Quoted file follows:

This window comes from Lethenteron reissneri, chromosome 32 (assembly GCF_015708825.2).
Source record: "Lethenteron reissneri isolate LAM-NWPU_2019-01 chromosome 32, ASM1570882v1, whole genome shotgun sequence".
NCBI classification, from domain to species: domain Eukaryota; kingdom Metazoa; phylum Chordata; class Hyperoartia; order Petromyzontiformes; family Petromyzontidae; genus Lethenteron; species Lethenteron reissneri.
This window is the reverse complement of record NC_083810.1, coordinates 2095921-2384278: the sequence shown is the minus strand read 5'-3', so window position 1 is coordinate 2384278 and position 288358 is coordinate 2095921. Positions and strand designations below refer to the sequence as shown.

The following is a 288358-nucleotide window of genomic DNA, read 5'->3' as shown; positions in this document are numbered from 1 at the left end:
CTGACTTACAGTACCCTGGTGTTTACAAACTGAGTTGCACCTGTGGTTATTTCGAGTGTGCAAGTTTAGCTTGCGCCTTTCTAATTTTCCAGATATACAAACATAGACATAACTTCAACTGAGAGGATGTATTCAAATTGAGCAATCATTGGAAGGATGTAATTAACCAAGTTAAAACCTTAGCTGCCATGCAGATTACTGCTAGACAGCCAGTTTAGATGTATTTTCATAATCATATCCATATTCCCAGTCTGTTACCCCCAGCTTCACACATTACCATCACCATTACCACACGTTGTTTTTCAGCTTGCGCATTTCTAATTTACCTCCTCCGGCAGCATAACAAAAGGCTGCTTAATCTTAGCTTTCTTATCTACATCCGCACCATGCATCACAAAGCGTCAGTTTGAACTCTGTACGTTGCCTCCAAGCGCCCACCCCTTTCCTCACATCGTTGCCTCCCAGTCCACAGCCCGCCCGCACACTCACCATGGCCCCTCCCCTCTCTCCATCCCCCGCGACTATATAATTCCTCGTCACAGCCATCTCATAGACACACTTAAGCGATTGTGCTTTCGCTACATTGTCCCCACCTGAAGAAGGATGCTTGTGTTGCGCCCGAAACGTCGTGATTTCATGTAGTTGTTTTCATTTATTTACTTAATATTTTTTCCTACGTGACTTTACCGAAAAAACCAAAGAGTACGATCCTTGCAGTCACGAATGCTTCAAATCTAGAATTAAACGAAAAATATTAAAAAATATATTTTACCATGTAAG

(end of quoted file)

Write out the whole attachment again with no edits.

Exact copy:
This window comes from Lethenteron reissneri, chromosome 32 (assembly GCF_015708825.2).
Source record: "Lethenteron reissneri isolate LAM-NWPU_2019-01 chromosome 32, ASM1570882v1, whole genome shotgun sequence".
NCBI classification, from domain to species: domain Eukaryota; kingdom Metazoa; phylum Chordata; class Hyperoartia; order Petromyzontiformes; family Petromyzontidae; genus Lethenteron; species Lethenteron reissneri.
This window is the reverse complement of record NC_083810.1, coordinates 2095921-2384278: the sequence shown is the minus strand read 5'-3', so window position 1 is coordinate 2384278 and position 288358 is coordinate 2095921. Positions and strand designations below refer to the sequence as shown.

The following is a 288358-nucleotide window of genomic DNA, read 5'->3' as shown; positions in this document are numbered from 1 at the left end:
CTGACTTACAGTACCCTGGTGTTTACAAACTGAGTTGCACCTGTGGTTATTTCGAGTGTGCAAGTTTAGCTTGCGCCTTTCTAATTTTCCAGATATACAAACATAGACATAACTTCAACTGAGAGGATGTATTCAAATTGAGCAATCATTGGAAGGATGTAATTAACCAAGTTAAAACCTTAGCTGCCATGCAGATTACTGCTAGACAGCCAGTTTAGATGTATTTTCATAATCATATCCATATTCCCAGTCTGTTACCCCCAGCTTCACACATTACCATCACCATTACCACACGTTGTTTTTCAGCTTGCGCATTTCTAATTTACCTCCTCCGGCAGCATAACAAAAGGCTGCTTAATCTTAGCTTTCTTATCTACATCCGCACCATGCATCACAAAGCGTCAGTTTGAACTCTGTACGTTGCCTCCAAGCGCCCACCCCTTTCCTCACATCGTTGCCTCCCAGTCCACAGCCCGCCCGCACACTCACCATGGCCCCTCCCCTCTCTCCATCCCCCGCGACTATATAATTCCTCGTCACAGCCATCTCATAGACACACTTAAGCGATTGTGCTTTCGCTACATTGTCCCCACCTGAAGAAGGATGCTTGTGTTGCGCCCGAAACGTCGTGATTTCATGTAGTTGTTTTCATTTATTTACTTAATATTTTTTCCTACGTGACTTTACCGAAAAAACCAAAGAGTACGATCCTTGCAGTCACGAATGCTTCAAATCTAGAATTAAACGAAAAATATTAAAAAATATATTTTACCATGTAAG